Having said that, I did have a scamper through Colm Tóibín’s ‘The Testament of Mary‘ at the start of the year. In a sense, my reaction to that novella and my reaction to ‘The Man Jesus’ are very similar, as I find myself wondering who the desired audience is for each, given that I’m pretty sure it isn’t me.
I didn’t go looking for Jesus. I went looking for Callow. I had enjoyed his ‘Being an Actor’ and wanted to see one of his one man shows. Here he takes on a number of familiar characters, from Mary to Pilate via Judas and John the Baptist. A turn of a body, a change of accent, a jacket removed, a sleeve rolled up, and he becomes a new person. It is gripping stagecraft.
The only role he doesn’t take on is Jesus, although we hear his words through the words of those who met him. And so we are taken on a journey through the gospels and we meet the man who repeatedly disappoints.
He doesn’t talk enough for his brother. He doesn’t send the right message for his cousin. He does not seize the moment where he could make the difference for his friend. He does things his way and his way makes a surprising amount of sense.
The stage contains Callow and a pile of chairs. The chairs reminded me of the end of my own church-going days. Exactly the same wooden seats were being removed to make space. Or to make the space look less like a room of empty seats.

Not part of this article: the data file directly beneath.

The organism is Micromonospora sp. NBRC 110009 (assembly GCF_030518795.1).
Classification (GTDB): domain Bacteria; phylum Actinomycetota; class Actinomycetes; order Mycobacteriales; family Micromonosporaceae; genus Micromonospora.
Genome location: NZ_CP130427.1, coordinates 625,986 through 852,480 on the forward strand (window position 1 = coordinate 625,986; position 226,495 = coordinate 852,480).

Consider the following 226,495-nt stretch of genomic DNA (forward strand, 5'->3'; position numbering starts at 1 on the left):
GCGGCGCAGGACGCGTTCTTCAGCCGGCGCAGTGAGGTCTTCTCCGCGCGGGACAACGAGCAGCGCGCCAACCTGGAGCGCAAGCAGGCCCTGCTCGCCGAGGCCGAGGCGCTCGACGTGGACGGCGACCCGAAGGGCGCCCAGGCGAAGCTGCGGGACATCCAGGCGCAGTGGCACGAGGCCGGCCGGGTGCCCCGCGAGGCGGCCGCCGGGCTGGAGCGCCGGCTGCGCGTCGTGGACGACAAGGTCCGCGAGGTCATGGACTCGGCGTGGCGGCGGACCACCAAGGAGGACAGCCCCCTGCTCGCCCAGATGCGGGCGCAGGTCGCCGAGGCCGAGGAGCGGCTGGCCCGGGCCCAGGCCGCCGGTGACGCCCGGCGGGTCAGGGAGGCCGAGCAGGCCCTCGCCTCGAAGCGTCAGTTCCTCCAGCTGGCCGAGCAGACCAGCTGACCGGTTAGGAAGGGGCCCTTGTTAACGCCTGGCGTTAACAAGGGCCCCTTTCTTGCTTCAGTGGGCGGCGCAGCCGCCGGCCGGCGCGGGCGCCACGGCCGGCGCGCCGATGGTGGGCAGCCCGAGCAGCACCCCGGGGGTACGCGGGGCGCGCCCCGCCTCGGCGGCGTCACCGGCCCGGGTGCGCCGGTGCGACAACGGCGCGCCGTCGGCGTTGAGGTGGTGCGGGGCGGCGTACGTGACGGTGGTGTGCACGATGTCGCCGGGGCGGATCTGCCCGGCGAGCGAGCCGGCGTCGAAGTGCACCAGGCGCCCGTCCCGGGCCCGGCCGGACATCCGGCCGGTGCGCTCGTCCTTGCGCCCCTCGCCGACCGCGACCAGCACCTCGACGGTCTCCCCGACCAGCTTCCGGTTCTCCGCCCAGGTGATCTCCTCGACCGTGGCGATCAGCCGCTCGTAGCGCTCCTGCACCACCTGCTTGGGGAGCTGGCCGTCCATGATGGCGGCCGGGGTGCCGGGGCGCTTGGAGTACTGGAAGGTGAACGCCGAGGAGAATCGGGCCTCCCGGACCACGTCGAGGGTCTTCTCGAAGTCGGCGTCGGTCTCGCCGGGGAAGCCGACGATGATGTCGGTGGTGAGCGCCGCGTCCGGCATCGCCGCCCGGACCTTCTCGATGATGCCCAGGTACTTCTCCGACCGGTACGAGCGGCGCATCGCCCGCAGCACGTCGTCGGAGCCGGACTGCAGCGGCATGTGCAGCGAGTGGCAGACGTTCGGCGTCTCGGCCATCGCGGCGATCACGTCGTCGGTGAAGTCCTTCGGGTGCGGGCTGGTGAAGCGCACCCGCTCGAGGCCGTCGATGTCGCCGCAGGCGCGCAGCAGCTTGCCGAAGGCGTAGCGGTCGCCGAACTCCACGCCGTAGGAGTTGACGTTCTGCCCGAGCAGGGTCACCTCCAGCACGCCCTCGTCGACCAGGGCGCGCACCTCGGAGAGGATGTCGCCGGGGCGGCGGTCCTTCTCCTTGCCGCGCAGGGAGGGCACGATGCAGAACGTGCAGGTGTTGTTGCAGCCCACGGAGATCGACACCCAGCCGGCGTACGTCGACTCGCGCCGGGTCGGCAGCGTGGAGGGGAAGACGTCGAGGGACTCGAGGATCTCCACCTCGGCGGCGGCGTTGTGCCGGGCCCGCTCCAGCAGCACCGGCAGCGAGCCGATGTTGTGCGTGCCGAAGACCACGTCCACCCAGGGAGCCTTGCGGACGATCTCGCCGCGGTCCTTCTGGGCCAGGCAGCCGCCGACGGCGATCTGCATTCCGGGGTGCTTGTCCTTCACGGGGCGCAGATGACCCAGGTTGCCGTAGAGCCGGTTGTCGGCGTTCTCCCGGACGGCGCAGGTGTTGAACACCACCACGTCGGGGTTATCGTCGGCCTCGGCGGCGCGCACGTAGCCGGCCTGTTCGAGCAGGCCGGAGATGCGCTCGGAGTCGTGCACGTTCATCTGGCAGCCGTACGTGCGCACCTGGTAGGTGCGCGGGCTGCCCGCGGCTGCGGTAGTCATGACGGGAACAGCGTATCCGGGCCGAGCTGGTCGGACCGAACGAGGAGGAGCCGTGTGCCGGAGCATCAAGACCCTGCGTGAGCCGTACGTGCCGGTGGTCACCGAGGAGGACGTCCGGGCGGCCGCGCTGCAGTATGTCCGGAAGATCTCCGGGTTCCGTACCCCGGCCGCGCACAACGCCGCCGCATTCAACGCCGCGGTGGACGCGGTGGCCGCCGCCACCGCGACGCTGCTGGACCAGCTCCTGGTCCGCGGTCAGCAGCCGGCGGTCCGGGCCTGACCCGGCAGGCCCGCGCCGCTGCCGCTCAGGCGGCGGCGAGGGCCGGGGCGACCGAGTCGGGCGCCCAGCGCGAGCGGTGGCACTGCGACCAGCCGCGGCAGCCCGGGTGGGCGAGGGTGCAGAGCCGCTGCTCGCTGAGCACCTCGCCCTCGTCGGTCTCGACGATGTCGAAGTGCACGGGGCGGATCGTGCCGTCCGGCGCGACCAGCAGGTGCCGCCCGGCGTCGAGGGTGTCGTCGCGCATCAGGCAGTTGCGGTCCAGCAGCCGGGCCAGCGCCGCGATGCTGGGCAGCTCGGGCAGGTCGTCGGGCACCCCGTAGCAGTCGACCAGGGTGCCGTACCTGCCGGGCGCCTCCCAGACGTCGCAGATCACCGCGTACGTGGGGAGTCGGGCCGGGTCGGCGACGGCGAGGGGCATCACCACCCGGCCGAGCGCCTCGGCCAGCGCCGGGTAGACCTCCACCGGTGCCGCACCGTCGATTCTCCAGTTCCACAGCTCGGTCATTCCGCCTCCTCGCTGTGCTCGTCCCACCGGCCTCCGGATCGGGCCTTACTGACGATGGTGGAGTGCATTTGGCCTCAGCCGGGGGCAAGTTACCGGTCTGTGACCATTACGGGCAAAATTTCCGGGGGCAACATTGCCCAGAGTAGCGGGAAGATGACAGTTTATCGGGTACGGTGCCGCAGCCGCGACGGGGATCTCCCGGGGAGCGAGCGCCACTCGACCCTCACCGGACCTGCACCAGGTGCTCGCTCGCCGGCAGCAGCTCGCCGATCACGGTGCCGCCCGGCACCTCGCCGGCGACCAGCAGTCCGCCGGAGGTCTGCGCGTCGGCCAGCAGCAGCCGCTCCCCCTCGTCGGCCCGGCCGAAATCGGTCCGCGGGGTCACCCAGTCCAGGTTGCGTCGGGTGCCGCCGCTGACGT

Callow reminded me of everything I love about theatre. That you can stand, one man alone, and command a room. You can be anyone and tell any story and get a good few laughs along the way.
And so I come back to Matthew Hurt’s script and wonder who is it for? It holds back from any declarations that the man was the son of God. It doesn’t go quite as far at the Tóibín novella to set him up as a wild revolutionary, although it is the path he is walking, they do both capture a Mary who is more sympathetic a character than her son.
I can only assume that the piece is for those who enjoy performance, because at the end of the evening, I have no more wonder for Jesus the man, but was in awe of what Callow had achieved. As I come away from the theatre, I know that I loved it and could have watched Callow move from character to character all night. I also wonder if I completely missed the point. Shame on me.
Last Review from the Theatre Royal, Plymouth: Legally Blonde